The cases of 30-year-old Hamza Shahid*, who was pursuing his family business before being taken away by unidentified men on August 3, 2017 at 2:15 am, and 24-year-old Nabeel Akhter – a chartered accountancy student who went missing on September 15 this year – look different in many ways. Shahid, a married man with two children, was taken into custody during a night raid on his house by a score of masked men in civilian clothing in Karachi’s Defence area; while Akhter, a bachelor, went missing from Gulshan Chowrangi in the same city a little after 8:00 pm. Nobody knows who took him away or how.
The efforts their families have launched for their recovery, however, have taken a similar trajectory.
In the first instance, the Gizri police station registered a first information report (FIR) on August 29 on the orders of the Sindh High Court. The police then wrote letters to different law enforcement and intelligence agencies as well as the chiefs of all prisons in the country for help obtaining “information [about] and search[ing]” for Shahid. The police also sought the record of his cell phone and published adverts in newspapers, asking people to share any information they may have about him. The Sindh Home Department has set up a joint investigation team (JIT) to investigate the case. Its first meeting took place on October 18 though it did not make much headway.
In the second case, Akhter’s employers, a Karachi-based chartered accountancy firm, S M Suhail & Co, confirmed in a letter that he had been at work till late in the afternoon on the day he went missing. His father, Mohammad Jameel Akhter, wrote a letter to the Sindh High Court’s chief justice, requesting him to direct the relevant civil, paramilitary and military agencies “to locate [his] son and to produce him from the illegal detention of the abductors”. It was on the court’s orders that an FIR about Akhter’s abduction was registered at the Gulistan-e-Jauhar police station on September 17.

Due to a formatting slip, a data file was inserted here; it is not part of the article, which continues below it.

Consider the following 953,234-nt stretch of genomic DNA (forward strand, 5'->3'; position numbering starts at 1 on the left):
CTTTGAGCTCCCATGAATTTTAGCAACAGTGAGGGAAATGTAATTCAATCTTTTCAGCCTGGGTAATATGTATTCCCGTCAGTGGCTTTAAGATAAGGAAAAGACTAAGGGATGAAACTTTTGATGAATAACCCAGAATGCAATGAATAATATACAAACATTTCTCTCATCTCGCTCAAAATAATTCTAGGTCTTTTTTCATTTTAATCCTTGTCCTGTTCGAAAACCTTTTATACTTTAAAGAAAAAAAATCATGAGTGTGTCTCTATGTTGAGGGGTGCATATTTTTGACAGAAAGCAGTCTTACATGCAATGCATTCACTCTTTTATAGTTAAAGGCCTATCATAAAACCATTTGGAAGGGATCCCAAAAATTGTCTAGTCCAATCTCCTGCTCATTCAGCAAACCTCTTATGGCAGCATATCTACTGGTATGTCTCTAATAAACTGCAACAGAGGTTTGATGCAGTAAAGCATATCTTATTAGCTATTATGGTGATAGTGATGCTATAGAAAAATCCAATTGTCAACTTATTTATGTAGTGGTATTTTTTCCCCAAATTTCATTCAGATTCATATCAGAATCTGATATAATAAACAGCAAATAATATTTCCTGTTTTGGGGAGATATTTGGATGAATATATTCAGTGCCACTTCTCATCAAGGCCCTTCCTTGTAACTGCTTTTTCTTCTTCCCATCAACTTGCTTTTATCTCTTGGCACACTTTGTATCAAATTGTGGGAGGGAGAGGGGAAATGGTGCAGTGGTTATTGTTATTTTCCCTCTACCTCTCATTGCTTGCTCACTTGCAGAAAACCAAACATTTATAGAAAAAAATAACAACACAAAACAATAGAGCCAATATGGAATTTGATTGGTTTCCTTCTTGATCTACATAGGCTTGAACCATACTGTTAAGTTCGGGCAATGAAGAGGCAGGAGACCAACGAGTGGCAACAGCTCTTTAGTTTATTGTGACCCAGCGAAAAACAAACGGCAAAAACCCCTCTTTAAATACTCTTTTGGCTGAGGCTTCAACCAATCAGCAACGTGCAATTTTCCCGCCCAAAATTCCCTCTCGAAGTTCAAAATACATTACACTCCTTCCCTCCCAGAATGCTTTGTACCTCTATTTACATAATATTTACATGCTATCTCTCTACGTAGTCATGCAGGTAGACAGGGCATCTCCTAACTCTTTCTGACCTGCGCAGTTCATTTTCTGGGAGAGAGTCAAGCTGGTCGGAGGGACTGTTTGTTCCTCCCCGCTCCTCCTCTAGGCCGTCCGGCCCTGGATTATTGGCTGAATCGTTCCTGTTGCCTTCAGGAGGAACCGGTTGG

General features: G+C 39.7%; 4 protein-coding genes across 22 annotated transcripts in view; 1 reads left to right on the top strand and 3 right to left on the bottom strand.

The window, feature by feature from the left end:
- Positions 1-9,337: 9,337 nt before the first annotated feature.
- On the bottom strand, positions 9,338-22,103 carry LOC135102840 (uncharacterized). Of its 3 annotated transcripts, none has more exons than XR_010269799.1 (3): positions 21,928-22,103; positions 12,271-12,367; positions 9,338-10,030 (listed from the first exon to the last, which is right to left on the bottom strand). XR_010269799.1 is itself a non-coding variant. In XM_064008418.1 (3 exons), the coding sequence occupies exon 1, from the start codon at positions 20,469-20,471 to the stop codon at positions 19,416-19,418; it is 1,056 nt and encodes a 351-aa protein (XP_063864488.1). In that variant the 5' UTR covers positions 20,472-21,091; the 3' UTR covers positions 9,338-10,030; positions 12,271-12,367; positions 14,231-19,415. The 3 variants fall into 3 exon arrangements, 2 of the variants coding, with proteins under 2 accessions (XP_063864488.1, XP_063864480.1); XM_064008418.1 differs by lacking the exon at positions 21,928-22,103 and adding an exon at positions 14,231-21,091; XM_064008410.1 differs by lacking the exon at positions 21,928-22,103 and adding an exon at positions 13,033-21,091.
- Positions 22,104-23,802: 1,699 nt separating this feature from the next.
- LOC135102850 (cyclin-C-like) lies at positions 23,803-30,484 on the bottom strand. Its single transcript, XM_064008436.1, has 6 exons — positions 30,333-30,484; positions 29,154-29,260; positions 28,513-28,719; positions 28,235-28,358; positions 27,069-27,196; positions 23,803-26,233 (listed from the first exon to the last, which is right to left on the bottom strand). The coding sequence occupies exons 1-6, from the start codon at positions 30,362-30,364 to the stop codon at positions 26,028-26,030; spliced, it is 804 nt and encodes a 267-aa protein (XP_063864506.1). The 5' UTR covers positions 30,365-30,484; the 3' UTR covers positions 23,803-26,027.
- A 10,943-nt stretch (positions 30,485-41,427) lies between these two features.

His family, too, sought access to his phone record, enlisting help from the Citizens-Police Liaison Committee and the Sindh Rangers. The only thing they could find was that Akhter had made his last call at around 8:00 pm near Disco Bakery in Gulshan-e-Iqbal. His mother says the call was made to a friend who he was scheduled to meet and who has also gone missing since that evening.
His family later received another, though equally unhelpful, piece of information. On October 11, the Gulistan-e-Jauhar police station and the Counter Terrorism Department Karachi told the Sindh High Court that they do not have Akhter in their custody.
There is another similarity between the two men: they were both quite religious — like any other Muslim, the latter’s mother puts it. But their parents and relatives deny that they had any association with militant ideologies or extremist organisations.
In the early hours of December 16 of last year, unidentified men got down from several vehicles inside the Kashmiri mohalla of the Gulbahar locality in Karachi’s Rizvia Society. While local residents were asleep, the men bolted all except one house in the neighbourhood. The lone house they spared belongs to Zahid Haider Kashmiri, a peon at a local community school. He was also an organiser of Shia mourning processions, says his wife Andaleeb Zehra. “We did not hear any noise before the men broke into our house,” she recalls.